Barely a month ago, Zimbabwe made history by printing 10 million zimbabwean dollar notes to ease its cash crises. Bagfuls of cash were needed to purchase basic necessities with extreme price rises in the country’s uninterrupted hyperinflation… Inflation rates have soared yet again.
Barely a month ago, Zimbabwe made history by printing 10 million zimbabwean dollar notes to ease its cash crises. Bagfuls of cash were needed to purchase basic necessities with extreme price rises in the country’s uninterrupted hyperinflation … Inflation rates have soared yet again.
Current (or not so current) inflation rate in Zimbabwe stands at an astounding record of 240,1%. Last year the statistics department said it was impossible to accurately work out the country’s inflation rate because of the paucity of goods. The introduction if Z$250,000, Z$500,000 and Z$250,000 last December did not resolve the lack of the widespread cashflow. Economists said that the central bank needed to scale up note values, which lead to the introduction of Z$10 million bills. Black market exchange rate is estimated at over Z$7 million to US$1.
The government price freeze in attempts to slow inflation last June proved futile in curbing the mounting inflation trend. The country registers about an 80% unemployment rate and is suffering from unprecedented shortages in basic necessities including, food and fuel.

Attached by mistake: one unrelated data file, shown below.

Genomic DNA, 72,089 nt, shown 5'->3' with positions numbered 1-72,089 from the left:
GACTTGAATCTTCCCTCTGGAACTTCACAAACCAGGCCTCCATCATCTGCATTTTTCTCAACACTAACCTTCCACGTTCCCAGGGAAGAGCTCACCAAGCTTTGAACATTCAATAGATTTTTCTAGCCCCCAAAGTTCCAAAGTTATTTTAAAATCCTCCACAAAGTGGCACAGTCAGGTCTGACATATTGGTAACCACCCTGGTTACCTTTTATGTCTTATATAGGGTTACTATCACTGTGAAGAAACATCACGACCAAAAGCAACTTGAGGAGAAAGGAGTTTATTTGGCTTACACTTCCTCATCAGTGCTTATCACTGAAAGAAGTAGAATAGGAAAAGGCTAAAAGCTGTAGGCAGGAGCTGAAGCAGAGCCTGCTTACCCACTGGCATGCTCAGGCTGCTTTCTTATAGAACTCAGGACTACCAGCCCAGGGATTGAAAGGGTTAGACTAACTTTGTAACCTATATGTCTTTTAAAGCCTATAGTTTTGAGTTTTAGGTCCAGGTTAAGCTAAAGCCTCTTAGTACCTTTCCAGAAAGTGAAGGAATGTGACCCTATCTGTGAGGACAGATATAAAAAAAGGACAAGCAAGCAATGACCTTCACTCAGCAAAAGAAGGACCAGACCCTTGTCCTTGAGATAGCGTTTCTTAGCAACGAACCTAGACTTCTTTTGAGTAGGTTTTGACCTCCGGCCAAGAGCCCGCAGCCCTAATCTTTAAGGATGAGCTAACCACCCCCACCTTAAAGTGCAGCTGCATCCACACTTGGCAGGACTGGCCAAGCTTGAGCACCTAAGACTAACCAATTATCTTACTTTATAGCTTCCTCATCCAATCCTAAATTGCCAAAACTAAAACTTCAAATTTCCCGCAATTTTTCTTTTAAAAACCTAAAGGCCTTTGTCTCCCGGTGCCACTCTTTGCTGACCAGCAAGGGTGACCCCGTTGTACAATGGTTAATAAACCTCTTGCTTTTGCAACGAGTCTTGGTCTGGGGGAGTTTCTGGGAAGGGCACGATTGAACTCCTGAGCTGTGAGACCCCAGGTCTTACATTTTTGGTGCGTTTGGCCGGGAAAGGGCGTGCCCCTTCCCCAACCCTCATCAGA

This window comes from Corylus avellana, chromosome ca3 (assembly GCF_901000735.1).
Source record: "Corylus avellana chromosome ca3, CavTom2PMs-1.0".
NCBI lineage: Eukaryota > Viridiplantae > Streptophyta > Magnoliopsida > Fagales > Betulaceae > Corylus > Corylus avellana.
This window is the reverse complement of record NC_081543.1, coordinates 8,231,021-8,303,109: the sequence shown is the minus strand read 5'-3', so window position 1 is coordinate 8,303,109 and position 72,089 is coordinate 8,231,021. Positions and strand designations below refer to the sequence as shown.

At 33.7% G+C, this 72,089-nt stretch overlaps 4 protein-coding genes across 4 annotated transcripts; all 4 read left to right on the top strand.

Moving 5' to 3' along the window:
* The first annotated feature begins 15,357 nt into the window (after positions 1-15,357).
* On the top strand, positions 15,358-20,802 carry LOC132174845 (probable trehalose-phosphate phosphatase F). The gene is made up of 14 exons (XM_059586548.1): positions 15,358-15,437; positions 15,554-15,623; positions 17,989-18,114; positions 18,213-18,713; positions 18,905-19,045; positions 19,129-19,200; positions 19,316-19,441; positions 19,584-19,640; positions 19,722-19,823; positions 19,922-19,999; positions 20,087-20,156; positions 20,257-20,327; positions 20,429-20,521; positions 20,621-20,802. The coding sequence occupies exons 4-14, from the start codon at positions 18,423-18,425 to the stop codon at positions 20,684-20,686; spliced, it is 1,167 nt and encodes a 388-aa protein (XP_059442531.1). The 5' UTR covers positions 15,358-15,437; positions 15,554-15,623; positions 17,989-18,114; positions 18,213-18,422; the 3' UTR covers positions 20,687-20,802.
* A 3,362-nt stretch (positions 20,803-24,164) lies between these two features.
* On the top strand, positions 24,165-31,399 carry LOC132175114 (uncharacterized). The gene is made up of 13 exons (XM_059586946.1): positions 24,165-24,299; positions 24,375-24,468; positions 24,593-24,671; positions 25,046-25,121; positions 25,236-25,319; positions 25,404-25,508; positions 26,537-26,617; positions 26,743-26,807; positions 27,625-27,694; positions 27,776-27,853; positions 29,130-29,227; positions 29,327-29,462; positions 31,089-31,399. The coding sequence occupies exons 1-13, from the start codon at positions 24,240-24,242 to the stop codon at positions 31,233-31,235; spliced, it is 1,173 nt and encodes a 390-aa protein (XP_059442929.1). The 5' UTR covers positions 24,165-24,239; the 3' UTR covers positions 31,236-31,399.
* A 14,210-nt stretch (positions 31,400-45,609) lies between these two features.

This has stirred poverty and contributed to an estimated three million Zimbabweans fleeing to neighbouring South Africa. There are high levels malnutrition among children whilst falling health care standards have contributed to a reduction of life expectancy rates.
Blaming the situation on the weather, imperialists, market conditions, etc, President Mugabe and his government (and not his people per se) attracted economic sanctions from both the United States and the European Union…“This action is aimed not at the people of Zimbabwe, but rather at those most responsible for their current plight. The US is acutely aware of the hardships and frustrations which the Zimbabwean people are enduring.”
This trend might continue if Mugabe –in power since independence from Briatain in 1980- wins the country’s next general elections scheduled for March 29, 2008.